Here's an oddity I came across. An electrician was called to a house, because of lights flickering. He came to believe there was an open in the neutral of a 2-wire branch circuit. But he was unable to locate and correct the open. So, he jumpered the neutral to the neutral of another 2-wire branch circuit, in an existing outlet box.
I don't know the code, especially chapter and verse, but I think you'd have 4 bad results: a) depending on the phasing of the other circuit, if it happens to be the same phase you could get an overloaded neutral, b) Violation of that code rule saying "no paralleled wires (except for a few well restricted exceptions)", and c)the other circuit's breaker needs to be ganged with the first circuit's breaker. And you'd have current passing thru the hot wire of one cable (raceway) and returning thru a separate cable (raceway) neutral wire (because of an open on the first raceway's neutral) which I'm sure is a 4th violation and if not, still undesirable. You'd have a large loop of 60Hz magnetic activity happening, and in severe enough cases you could get magnetic inductive heating of connector and box hardware.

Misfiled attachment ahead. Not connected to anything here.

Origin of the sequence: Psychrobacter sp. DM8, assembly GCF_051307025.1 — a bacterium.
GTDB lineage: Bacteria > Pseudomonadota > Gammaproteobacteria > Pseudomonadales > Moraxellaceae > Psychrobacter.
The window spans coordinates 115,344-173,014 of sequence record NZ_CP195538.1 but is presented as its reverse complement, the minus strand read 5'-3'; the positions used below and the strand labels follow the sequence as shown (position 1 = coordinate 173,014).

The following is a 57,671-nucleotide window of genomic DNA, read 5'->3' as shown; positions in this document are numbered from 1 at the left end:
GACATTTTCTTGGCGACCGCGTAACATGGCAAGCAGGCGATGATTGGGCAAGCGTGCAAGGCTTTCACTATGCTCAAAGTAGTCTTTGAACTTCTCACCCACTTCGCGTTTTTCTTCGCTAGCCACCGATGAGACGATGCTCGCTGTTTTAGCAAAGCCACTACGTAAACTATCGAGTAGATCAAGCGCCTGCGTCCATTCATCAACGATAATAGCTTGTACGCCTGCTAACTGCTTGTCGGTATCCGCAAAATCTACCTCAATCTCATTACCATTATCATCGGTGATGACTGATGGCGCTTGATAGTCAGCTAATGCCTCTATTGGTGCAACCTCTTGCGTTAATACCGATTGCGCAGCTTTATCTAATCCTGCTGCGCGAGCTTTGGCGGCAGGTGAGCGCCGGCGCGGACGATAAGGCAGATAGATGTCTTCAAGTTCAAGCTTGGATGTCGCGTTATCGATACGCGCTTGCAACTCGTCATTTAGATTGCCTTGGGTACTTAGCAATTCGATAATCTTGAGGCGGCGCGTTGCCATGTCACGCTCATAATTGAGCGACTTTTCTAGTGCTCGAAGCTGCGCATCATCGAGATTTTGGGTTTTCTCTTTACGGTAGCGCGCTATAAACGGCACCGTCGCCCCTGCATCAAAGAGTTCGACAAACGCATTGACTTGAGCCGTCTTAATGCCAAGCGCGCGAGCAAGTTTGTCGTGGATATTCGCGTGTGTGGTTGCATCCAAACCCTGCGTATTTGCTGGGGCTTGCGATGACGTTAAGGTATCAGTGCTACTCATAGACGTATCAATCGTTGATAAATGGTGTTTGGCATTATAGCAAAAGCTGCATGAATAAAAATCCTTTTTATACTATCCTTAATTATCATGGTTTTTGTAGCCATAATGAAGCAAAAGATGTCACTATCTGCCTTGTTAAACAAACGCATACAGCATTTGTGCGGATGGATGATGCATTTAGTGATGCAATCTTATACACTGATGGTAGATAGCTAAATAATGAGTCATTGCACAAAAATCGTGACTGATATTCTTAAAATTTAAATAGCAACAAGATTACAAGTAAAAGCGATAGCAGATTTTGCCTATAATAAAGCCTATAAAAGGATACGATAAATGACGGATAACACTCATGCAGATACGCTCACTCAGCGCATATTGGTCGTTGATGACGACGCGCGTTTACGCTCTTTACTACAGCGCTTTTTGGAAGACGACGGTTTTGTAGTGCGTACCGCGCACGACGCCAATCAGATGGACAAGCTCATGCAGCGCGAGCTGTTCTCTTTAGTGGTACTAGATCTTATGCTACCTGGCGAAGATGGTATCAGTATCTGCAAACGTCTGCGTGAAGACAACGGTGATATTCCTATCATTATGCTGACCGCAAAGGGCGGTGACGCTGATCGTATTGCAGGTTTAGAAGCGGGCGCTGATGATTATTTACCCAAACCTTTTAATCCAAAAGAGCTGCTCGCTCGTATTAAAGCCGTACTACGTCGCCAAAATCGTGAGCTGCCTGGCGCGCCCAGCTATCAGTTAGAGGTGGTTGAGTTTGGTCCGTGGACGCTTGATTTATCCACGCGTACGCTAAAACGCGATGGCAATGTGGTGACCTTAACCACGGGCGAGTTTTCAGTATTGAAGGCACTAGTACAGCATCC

210.4(B) is for ungrounded conductors not grounded conductors.
The OP said he was dealing with 2 MWBC so these 4 wires now comprise the MWBC so all 4 breakers would need to disconnect at the same time its a subtle violation.
I think you should go back to the OP again! Two (2) wire branch circuits IMHO are a hot & a neutral. Therefore he now has two hots (of unknown phase) and one neutral.
Yes, a 2 pole CB (single handle) would be required, and yes, the neutral could be overloaded depending on the phasing, but that is unknown as of now.
It's a dangerous practice to do what the OP found.
The OP needs clarity, a branch circuit by definition has 2 conductors so stating it was a 2 wire branch circuit was a bit misleading I made the assumption he was speaking of a MWBC either way a handle tie breaker would be required a simple voltage check at the box would tell you if you were on the same phase.